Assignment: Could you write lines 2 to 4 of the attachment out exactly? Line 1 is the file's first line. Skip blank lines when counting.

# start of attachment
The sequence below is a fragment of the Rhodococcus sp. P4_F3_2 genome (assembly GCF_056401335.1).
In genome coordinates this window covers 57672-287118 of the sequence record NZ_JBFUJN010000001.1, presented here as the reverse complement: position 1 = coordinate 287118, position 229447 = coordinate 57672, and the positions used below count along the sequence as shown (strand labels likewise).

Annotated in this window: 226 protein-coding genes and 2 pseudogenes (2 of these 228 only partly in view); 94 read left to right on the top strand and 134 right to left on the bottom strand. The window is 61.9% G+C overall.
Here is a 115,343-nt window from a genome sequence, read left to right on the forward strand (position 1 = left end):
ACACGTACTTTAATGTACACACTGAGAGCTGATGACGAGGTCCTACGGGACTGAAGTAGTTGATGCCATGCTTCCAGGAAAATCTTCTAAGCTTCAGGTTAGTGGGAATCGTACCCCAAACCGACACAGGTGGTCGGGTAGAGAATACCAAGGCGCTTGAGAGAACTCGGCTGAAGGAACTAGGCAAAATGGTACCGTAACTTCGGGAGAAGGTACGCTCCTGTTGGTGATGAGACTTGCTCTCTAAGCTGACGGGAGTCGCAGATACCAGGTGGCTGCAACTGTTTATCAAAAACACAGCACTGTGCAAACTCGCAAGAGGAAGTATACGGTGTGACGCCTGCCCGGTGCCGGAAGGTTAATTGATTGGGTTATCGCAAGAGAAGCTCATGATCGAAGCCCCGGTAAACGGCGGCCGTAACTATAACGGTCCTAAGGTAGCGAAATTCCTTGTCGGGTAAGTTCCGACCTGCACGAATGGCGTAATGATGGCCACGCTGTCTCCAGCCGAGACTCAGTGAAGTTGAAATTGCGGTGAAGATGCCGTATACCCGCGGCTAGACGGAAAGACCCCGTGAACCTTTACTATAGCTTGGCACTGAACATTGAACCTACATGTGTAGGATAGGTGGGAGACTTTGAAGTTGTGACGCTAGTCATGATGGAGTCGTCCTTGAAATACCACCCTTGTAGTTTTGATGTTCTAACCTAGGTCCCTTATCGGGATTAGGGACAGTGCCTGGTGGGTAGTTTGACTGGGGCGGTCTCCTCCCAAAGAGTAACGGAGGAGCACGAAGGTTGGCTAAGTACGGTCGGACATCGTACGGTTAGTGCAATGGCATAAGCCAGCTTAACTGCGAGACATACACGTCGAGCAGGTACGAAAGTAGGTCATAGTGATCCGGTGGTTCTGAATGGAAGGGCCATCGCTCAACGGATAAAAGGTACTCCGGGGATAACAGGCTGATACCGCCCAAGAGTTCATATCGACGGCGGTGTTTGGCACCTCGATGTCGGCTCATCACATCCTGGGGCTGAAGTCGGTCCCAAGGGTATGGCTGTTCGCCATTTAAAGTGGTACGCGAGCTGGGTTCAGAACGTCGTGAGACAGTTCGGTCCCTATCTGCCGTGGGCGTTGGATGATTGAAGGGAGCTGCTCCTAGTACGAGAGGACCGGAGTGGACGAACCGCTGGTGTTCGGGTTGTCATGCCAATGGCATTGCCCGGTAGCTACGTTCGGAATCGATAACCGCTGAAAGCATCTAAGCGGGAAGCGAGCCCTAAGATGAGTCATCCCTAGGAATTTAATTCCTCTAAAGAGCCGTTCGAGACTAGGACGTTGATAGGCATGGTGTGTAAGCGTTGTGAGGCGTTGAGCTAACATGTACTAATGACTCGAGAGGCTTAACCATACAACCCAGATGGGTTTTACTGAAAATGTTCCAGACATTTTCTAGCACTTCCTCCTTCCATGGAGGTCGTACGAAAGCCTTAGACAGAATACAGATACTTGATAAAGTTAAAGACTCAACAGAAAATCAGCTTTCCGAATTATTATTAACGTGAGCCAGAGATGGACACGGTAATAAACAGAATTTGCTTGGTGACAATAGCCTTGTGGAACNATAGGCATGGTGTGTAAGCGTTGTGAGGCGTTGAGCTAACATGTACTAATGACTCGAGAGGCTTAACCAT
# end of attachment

In genome coordinates this window covers 57672-287118 of the sequence record NZ_JBFUJN010000001.1, presented here as the reverse complement: position 1 = coordinate 287118, position 229447 = coordinate 57672, and the positions used below count along the sequence as shown (strand labels likewise).

Annotated in this window: 226 protein-coding genes and 2 pseudogenes (2 of these 228 only partly in view); 94 read left to right on the top strand and 134 right to left on the bottom strand. The window is 61.9% G+C overall.
Here is a 115,343-nt window from a genome sequence, read left to right on the forward strand (position 1 = left end):